Beo v1.0: Numerical model of heat flow and low-temperature thermochronology in hydrothermal systems

This is a Preprint and has not been peer reviewed.

Downloads

Download Preprint

Authors

Elco Luijendijk 

Abstract

Low-temperature thermochronology can provide records of the thermal history of the upper crust and can be a valuable tool to quantify the history of hydrothermal systems. However, existing model codes of heat flow around hydrothermal systems do not include low-temperature thermochronology. Here I present a new model code that simulates thermal history around hydrothermal systems on geological timescales. The modelled thermal histories are used to calculate apatite (U-Th)/He (AHe) ages, which is a thermochronometer that is sensitive to temperatures up to 70 °C. The modelled AHe ages can be compared to measured values in surface outcrops or borehole samples to quantify the history of hydrothermal activity. Heat flux at the land surface is based on equations of latent and sensible heat flux, which allows more realistic land surface and spring temperatures than models that use simplified boundary conditions. Instead of simulating fully coupled fluid and heat flow, the code only simulates advective and conductive heat flow, with the rate of advective fluid flux specified by the user. This relatively simple setup is computationally efficient and allows running larger numbers of models to quantify model sensitivity and uncertainty. Example case studies demonstrate the sensitivity of hot spring temperatures to the depth, width and angle of permeable fault zones, and the effect of hydrothermal activity on AHe ages in surface outcrops and at depth.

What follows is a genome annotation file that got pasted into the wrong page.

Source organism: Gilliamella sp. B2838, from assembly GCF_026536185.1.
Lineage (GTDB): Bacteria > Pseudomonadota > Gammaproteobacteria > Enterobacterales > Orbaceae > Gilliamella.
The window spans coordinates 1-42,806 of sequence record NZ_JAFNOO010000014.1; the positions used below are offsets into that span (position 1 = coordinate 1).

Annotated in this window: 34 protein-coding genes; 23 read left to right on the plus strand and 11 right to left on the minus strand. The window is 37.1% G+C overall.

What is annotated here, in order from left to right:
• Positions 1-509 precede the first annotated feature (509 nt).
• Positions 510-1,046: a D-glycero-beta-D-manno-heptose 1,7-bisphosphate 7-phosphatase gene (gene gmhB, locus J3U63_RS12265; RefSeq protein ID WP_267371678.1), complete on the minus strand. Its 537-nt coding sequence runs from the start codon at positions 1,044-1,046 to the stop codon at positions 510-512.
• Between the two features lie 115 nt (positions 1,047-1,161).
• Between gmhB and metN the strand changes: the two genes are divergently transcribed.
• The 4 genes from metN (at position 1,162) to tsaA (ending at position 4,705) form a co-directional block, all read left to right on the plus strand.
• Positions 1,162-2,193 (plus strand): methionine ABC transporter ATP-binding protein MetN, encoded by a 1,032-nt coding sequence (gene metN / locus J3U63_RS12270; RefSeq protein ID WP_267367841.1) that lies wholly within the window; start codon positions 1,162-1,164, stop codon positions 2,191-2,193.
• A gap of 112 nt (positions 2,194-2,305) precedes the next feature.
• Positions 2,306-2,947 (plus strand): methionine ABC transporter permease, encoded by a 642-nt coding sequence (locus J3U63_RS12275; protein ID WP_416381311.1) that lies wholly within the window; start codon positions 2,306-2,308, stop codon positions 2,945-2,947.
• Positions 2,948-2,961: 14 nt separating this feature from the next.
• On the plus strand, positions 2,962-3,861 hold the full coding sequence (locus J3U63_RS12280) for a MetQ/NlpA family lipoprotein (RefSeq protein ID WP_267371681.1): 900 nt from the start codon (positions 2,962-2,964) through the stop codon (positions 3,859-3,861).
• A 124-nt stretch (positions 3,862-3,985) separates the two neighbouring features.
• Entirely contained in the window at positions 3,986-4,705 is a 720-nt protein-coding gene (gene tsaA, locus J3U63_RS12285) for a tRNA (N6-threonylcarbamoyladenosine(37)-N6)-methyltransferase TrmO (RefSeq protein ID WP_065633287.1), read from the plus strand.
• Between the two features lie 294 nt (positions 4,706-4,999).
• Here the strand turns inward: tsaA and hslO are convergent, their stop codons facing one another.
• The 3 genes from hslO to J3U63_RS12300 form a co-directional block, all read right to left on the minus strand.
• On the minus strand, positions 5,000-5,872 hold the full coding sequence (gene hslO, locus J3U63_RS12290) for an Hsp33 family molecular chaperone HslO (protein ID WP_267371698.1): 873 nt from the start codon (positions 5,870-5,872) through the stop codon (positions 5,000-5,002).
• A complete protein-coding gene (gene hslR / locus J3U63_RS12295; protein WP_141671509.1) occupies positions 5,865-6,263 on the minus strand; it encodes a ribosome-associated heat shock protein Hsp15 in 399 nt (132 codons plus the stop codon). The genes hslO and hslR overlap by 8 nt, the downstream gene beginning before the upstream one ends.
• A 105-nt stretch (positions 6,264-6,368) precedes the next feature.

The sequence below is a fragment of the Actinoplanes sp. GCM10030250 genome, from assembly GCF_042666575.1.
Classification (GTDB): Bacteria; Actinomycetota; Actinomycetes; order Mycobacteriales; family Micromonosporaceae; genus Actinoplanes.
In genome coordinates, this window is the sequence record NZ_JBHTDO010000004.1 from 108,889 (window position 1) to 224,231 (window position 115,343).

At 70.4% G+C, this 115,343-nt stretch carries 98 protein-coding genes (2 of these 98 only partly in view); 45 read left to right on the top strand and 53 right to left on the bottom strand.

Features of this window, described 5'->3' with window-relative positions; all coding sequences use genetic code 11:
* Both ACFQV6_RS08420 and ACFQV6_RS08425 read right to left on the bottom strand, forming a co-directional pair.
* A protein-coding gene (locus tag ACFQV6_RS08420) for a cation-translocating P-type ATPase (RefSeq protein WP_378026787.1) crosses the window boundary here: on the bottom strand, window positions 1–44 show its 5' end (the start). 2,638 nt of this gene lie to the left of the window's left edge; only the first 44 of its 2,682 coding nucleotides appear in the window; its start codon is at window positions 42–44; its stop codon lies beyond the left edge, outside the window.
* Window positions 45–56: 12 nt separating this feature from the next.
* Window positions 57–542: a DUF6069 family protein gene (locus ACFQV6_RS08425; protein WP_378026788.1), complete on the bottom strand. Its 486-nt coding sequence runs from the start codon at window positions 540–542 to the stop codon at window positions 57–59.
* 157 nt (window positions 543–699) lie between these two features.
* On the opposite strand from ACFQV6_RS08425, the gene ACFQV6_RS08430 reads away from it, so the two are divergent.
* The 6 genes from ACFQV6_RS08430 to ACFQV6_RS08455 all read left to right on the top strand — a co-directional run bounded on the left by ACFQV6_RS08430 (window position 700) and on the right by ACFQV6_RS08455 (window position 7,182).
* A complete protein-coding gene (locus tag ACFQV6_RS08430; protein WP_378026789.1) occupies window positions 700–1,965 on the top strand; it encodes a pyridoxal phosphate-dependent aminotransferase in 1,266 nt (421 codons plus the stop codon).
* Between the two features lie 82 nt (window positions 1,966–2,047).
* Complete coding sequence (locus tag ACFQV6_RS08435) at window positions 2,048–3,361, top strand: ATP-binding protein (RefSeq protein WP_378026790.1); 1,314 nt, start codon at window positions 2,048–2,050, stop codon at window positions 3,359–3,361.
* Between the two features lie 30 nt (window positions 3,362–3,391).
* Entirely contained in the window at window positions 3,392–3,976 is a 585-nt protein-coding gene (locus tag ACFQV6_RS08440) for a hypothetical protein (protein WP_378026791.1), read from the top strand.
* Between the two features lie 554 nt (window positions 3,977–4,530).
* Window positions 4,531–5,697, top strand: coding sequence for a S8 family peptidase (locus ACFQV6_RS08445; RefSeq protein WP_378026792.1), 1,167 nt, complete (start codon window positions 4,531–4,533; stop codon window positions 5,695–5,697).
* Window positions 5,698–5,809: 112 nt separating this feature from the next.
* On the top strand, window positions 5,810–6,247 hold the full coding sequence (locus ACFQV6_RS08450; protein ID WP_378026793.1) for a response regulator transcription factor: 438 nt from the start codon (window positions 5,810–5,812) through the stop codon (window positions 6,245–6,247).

DOI

https://doi.org/10.31223/osf.io/e4gsp

Subjects

Earth Sciences, Geochemistry, Geology, Hydrology, Physical Sciences and Mathematics

Keywords

thermochronology, hydrothermal systems, fluid flow, numerical model codes

Dates

Published: 2019-01-29 06:17

Older Versions
License

GNU Lesser General Public License (LGPL) 2.1

Add a Comment

You must log in to post a comment.


Comments

There are no comments or no comments have been made public for this article.